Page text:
Thursday, March 19, 2009

Roches Noires Saint-Chinian Roquebrun 2006

An interesting wine from Tesco tonight:  A Decanter gold medal winner from Languedoc-Roussillon made from Rhone grape varieties by the carbonic maceration method.

Carbonic maceration is a wine making technique that involves fermenting whole bunches of grapes in an anaerobic (without oxygen) environment without the help of yeast.  This is accomplished by pumping carbon dioxide into a fermentation vessel (along with the grapes), where a natural intracellular fermentation process then takes place within the grape, producing ethanol as well as the distinctive phenolic aromas and flavours, vibrant colours, and low tannins associated with the technique.  The process is commonly used in the production of Beaujolais nouveau.

The grapes for this wine were hand-picked and the wine is unfiltered.  It's made from 60% Syrah, 20% Grenache, and 10% Mourvedre.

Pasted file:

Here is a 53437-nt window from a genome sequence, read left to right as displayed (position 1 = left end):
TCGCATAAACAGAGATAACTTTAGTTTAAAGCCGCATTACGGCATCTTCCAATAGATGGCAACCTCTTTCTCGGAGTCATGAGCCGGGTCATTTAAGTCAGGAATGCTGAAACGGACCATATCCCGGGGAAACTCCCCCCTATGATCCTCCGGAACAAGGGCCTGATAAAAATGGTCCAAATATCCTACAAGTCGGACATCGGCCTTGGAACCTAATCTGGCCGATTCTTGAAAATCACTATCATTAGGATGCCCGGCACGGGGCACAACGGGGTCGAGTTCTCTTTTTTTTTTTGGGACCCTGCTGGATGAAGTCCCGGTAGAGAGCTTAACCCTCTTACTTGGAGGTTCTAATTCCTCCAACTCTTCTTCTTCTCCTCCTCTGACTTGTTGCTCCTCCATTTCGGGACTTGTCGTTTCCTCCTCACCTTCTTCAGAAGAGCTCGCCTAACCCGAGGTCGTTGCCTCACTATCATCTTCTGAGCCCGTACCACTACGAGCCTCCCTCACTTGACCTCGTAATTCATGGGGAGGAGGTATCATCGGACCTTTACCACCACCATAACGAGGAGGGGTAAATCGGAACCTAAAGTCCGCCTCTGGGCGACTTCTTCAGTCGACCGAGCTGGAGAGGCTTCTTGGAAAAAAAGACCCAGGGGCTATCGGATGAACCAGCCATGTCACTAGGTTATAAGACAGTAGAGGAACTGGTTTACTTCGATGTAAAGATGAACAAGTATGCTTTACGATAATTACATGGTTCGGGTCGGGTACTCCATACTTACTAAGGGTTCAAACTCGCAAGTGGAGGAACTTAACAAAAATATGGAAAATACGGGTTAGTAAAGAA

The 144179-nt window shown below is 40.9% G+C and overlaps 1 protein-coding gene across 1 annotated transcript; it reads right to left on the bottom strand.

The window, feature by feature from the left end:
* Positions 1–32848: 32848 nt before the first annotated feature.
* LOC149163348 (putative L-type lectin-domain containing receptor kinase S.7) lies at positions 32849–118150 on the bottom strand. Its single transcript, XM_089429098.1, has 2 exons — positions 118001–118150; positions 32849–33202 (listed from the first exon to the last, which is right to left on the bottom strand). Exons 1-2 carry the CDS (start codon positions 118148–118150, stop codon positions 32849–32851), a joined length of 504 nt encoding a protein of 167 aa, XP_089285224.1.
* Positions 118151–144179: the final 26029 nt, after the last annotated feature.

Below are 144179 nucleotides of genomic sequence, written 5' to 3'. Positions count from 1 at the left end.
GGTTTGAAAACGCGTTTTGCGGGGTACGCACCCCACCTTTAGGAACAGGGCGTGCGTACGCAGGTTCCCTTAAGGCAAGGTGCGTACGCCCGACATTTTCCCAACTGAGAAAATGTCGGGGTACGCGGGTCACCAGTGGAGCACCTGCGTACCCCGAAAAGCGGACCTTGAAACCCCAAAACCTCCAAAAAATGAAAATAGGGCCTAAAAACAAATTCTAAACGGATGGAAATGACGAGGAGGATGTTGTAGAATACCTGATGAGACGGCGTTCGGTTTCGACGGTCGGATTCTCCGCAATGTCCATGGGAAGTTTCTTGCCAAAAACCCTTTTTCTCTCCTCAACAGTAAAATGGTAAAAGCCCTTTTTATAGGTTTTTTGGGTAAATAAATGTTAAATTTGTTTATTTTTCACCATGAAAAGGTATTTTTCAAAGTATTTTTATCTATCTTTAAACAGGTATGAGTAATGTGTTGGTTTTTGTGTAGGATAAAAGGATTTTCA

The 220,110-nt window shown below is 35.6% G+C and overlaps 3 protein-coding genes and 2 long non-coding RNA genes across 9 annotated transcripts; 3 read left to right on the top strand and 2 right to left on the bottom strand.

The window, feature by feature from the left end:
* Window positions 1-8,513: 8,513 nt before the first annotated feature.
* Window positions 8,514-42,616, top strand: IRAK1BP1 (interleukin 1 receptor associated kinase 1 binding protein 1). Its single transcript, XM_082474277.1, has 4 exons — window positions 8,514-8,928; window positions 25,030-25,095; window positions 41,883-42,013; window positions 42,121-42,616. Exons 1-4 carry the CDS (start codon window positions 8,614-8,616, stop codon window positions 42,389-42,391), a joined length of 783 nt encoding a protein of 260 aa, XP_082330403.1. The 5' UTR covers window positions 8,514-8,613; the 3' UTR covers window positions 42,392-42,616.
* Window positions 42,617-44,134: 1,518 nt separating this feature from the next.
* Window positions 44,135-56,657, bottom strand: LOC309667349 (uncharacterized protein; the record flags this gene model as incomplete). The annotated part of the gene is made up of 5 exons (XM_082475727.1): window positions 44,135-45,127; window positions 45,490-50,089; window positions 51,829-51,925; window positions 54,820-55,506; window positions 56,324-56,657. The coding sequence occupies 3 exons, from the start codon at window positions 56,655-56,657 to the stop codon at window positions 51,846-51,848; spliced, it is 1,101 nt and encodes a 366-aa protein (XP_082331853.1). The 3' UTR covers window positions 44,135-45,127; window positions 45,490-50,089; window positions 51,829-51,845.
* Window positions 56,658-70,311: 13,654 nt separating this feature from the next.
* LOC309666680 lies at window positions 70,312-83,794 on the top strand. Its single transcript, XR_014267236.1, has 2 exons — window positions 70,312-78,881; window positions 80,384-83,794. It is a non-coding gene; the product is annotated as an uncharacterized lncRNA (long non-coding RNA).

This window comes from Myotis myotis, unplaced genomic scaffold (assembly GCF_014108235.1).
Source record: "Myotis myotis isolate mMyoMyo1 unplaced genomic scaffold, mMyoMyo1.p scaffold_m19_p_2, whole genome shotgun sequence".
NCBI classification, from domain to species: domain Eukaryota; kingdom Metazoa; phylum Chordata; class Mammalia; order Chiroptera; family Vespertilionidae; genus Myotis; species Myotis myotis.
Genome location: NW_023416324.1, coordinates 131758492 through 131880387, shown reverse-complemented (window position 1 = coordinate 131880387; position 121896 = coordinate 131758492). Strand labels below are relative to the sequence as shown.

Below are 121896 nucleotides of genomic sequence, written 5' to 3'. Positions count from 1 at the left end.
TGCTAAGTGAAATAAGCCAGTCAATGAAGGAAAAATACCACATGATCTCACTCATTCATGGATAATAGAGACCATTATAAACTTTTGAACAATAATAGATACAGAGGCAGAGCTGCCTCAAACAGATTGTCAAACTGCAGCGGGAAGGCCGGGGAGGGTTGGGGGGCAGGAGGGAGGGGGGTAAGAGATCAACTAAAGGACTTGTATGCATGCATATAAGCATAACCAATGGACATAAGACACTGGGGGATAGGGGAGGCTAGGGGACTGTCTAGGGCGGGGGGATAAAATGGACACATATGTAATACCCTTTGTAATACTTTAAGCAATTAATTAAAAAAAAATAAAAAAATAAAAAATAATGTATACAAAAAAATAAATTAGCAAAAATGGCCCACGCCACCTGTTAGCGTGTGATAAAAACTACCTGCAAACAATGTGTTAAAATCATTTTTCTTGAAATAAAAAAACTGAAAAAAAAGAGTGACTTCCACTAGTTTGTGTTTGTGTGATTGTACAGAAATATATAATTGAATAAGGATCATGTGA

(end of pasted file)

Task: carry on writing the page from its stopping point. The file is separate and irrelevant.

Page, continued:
The wine is a dark purple colour and has a slightly complex, fruity nose.  The flavours are equally fruity and complex, but lacking any sort of tannic bite, which makes me think it's missing something, but I think that's the intention - the fruity softness of the wine is part of its character. It's a bit of an oddity, but in a good way and it's reasonably priced.  It's also one of the better wines I've had recently that's made from these grape varieties, at this sort of price point.

Roches Noires Saint-Chinian 2006
AC Saint Chinian, Languedoc-Roussillon, France

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